Tuesday, November 26, 2013

Horn of Plenty


Idols are subtle. They rarely reflect the golden calf of Exodus. Instead, idols are often intangible, hard to point out. They are people or things or philosophies that creep in and position themselves before God. Worship of them doesn’t come in the form of prayer and incense but in affiliation and time. Idols become a part of our life, pushing God into the corner. That’s why they are hard to see. 

But sometimes, they are super obvious and look like this:
And we still don't see them.

In his latest encyclical, Evangelii Gaudium, Pope Francis says, “Just as the commandment ‘Thou shalt not kill’ sets a clear limit in order to safeguard the value of human life, today we also have to say ‘thou shalt not’ to an economy of exclusion and inequality. Such an economy kills.” Money is an idol that pervades our life (assuming ‘us’ is first-world). Capitalism promotes competition, consumerism, and efficiency. It is a survivor-of-the-fittest system that when unchecked, does not consider the weak, the marginalized, or the suffering.
People are only worth what they can put into the system. They must produce, accumulate wealth, purchase goods. Life has no value in and of itself. If you can’t put into the system, you are lazy, useless, and forgotten. 

As Thanksgiving approaches, the arguments about consumerism arrive. Stores stay open on the holiday because the three-day weekend wasn’t long enough for the shopping frenzy that accompanies the holiday sales. For some, it’s a family tradition to stand in line overnight, rush into a store, and compete with other shoppers for that 60% electronic device. Others point out this absurd (and sometimes fatal) spectacle and denounce the idol of consumerism. Look at how much those people value discount goods over time with their family! Where are their priorities? But consumerism is a part of capitalism. Black Friday is just a magnified version of the daily pursuit of wealth and goods. Those that don't line up on Thanksgiving for Black Friday sales will still go out to purchase Christmas presents, and they will still look for good deals. Consumerism isn't really being criticized, just that extreme kind of consumerism. After all, consumption of goods is part of capitalism.  In capitalist countries, we’re told competition is good. The average consumer is the backbone of the economy. We can fight terror by going to the mall. The wealth will trickle down.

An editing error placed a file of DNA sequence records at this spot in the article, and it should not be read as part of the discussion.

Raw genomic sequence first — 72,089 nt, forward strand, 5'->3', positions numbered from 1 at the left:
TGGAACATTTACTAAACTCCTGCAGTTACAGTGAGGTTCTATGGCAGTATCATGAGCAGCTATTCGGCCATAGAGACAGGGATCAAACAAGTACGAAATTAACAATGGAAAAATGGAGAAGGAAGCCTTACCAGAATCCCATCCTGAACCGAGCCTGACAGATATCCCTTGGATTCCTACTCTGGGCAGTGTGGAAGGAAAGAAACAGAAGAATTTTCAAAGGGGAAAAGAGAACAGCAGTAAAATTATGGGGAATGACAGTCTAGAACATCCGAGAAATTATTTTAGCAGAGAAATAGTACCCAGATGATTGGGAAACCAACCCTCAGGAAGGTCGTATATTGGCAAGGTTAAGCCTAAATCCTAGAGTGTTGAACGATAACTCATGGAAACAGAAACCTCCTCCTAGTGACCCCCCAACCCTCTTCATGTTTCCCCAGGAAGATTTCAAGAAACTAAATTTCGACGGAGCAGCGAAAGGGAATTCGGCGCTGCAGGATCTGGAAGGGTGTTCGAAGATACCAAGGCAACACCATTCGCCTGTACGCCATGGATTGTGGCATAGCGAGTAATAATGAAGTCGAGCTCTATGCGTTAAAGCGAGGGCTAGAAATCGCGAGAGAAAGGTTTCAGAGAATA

But the wealth does not trickle down. It makes the rich richer and the poor poorer, because money can buy opportunity. The pope says, “While the earnings of a minority are growing exponentially, so too is the gap separating the majority from the prosperity enjoyed by those happy few. This imbalance is the result of ideologies which defend the absolute autonomy of the marketplace and financial speculation.” Capitalism relies on individualism. From each according to his ability to each according to his ability. If you fail, it is your fault; you didn’t pull yourself up from your bootstraps hard enough. 

People are seen as commodities, capable of value of assessment and replacement. That’s how capitalism creeps in as an idol. Pope Francis says, “Almost without being aware of it, we end up being incapable of feeling compassion at the outcry of the poor, weeping for other people’s pain, and feeling a need to help them, as though all this were someone else’s responsibility and not our own. The culture of prosperity deadens us; we are thrilled if the market offers us something new to purchase; and in the meantime all those lives stunted for lack of opportunity seem a mere spectacle; they fail to move us.” Capitalism keeps us from seeing people as valuable regardless of their production input. Consumerism keeps us distracted from inequality and the needs of others. Instead of seeing people as brothers, a person sees them as competition, an obstruction between him and his money. There is no “us,” no community or communal truth.  

While a person’s relationship with God is personal and individual, there is much about the faith that is also communal. There is the communion of saints, the caring for the poor, the corporate worship. Christians cannot grow in isolated vacuums. The pope says, “The individualism of our postmodern and globalized era favours a lifestyle which weakens the development and stability of personal relationships and distorts family bonds.”  

If only idols were easy to recognize. Smash a statue, tut-tut Black Friday, avoid prayers to Baal before dinner. But idols are more complex than that because to be an idol, it must be held in a prominent place of our life. It’s easy to say, “Only worship God.” It’s much more difficult to see how the prevailing economic system can hinder one’s ability to love others as God commands. Few get to choose what economic system they live under. Capitalism is only an idol if we let it be, if we fall into the trap of seeing people for their utility instead of their humanity or if we place money and position over dignity and community. What’s important is to actively keep God at the center and keep the encroaching idols at bay.

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